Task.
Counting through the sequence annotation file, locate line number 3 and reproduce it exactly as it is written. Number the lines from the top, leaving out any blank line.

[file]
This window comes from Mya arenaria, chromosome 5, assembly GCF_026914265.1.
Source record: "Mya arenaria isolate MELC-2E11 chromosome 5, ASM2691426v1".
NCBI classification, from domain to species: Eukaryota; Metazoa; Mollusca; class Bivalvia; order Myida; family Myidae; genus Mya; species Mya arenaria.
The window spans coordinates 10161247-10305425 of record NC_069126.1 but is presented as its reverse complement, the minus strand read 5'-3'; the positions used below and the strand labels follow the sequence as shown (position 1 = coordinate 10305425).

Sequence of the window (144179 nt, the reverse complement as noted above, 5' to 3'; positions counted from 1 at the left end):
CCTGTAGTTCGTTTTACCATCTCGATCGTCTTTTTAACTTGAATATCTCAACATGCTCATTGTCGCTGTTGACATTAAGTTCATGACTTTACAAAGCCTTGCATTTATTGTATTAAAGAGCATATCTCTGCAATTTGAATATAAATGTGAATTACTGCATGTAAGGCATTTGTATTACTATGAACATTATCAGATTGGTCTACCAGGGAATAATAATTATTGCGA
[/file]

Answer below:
NCBI classification, from domain to species: Eukaryota; Metazoa; Mollusca; class Bivalvia; order Myida; family Myidae; genus Mya; species Mya arenaria.